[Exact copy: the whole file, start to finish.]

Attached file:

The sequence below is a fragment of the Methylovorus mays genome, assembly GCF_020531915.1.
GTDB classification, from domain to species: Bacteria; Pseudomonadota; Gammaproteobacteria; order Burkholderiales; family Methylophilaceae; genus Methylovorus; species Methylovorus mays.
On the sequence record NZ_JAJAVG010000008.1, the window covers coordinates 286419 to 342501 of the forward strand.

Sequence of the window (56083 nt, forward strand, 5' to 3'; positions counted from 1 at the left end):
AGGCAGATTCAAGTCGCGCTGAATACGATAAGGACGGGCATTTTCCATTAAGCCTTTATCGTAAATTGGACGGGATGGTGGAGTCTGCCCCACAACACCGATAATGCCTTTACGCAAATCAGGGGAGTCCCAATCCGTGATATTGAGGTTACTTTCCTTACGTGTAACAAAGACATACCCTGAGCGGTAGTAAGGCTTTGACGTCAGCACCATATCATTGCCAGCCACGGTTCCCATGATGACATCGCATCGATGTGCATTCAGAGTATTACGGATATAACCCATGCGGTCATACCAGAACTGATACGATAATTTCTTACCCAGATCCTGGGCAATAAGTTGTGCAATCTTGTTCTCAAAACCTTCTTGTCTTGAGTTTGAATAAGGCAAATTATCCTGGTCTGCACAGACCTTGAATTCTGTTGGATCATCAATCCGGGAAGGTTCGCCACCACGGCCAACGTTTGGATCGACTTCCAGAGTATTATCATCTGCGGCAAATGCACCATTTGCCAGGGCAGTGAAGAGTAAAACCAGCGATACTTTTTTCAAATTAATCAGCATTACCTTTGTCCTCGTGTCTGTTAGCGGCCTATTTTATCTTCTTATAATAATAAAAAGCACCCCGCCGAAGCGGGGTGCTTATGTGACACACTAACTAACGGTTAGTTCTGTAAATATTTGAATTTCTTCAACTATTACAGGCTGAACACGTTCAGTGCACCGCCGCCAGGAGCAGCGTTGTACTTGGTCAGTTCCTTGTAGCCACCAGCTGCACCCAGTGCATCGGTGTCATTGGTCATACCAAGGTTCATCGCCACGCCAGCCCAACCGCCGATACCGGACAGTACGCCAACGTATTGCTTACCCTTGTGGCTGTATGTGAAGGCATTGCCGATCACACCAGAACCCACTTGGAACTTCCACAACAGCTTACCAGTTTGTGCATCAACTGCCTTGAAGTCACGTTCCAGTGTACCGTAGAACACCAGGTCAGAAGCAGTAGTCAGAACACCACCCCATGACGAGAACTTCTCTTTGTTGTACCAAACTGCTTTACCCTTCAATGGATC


The sequence below is a fragment of the Methylovorus mays genome, assembly GCF_020531915.1.
GTDB classification, from domain to species: Bacteria; Pseudomonadota; Gammaproteobacteria; order Burkholderiales; family Methylophilaceae; genus Methylovorus; species Methylovorus mays.
On the sequence record NZ_JAJAVG010000008.1, the window covers coordinates 286419 to 342501 of the forward strand.

Sequence of the window (56083 nt, forward strand, 5' to 3'; positions counted from 1 at the left end):
AGGCAGATTCAAGTCGCGCTGAATACGATAAGGACGGGCATTTTCCATTAAGCCTTTATCGTAAATTGGACGGGATGGTGGAGTCTGCCCCACAACACCGATAATGCCTTTACGCAAATCAGGGGAGTCCCAATCCGTGATATTGAGGTTACTTTCCTTACGTGTAACAAAGACATACCCTGAGCGGTAGTAAGGCTTTGACGTCAGCACCATATCATTGCCAGCCACGGTTCCCATGATGACATCGCATCGATGTGCATTCAGAGTATTACGGATATAACCCATGCGGTCATACCAGAACTGATACGATAATTTCTTACCCAGATCCTGGGCAATAAGTTGTGCAATCTTGTTCTCAAAACCTTCTTGTCTTGAGTTTGAATAAGGCAAATTATCCTGGTCTGCACAGACCTTGAATTCTGTTGGATCATCAATCCGGGAAGGTTCGCCACCACGGCCAACGTTTGGATCGACTTCCAGAGTATTATCATCTGCGGCAAATGCACCATTTGCCAGGGCAGTGAAGAGTAAAACCAGCGATACTTTTTTCAAATTAATCAGCATTACCTTTGTCCTCGTGTCTGTTAGCGGCCTATTTTATCTTCTTATAATAATAAAAAGCACCCCGCCGAAGCGGGGTGCTTATGTGACACACTAACTAACGGTTAGTTCTGTAAATATTTGAATTTCTTCAACTATTACAGGCTGAACACGTTCAGTGCACCGCCGCCAGGAGCAGCGTTGTACTTGGTCAGTTCCTTGTAGCCACCAGCTGCACCCAGTGCATCGGTGTCATTGGTCATACCAAGGTTCATCGCCACGCCAGCCCAACCGCCGATACCGGACAGTACGCCAACGTATTGCTTACCCTTGTGGCTGTATGTGAAGGCATTGCCGATCACACCAGAACCCACTTGGAACTTCCACAACAGCTTACCAGTTTGTGCATCAACTGCCTTGAAGTCACGTTCCAGTGTACCGTAGAACACCAGGTCAGAAGCAGTAGTCAGAACACCACCCCATGACGAGAACTTCTCTTTGTTGTACCAAACTGCTTTACCCTTCAATGGATC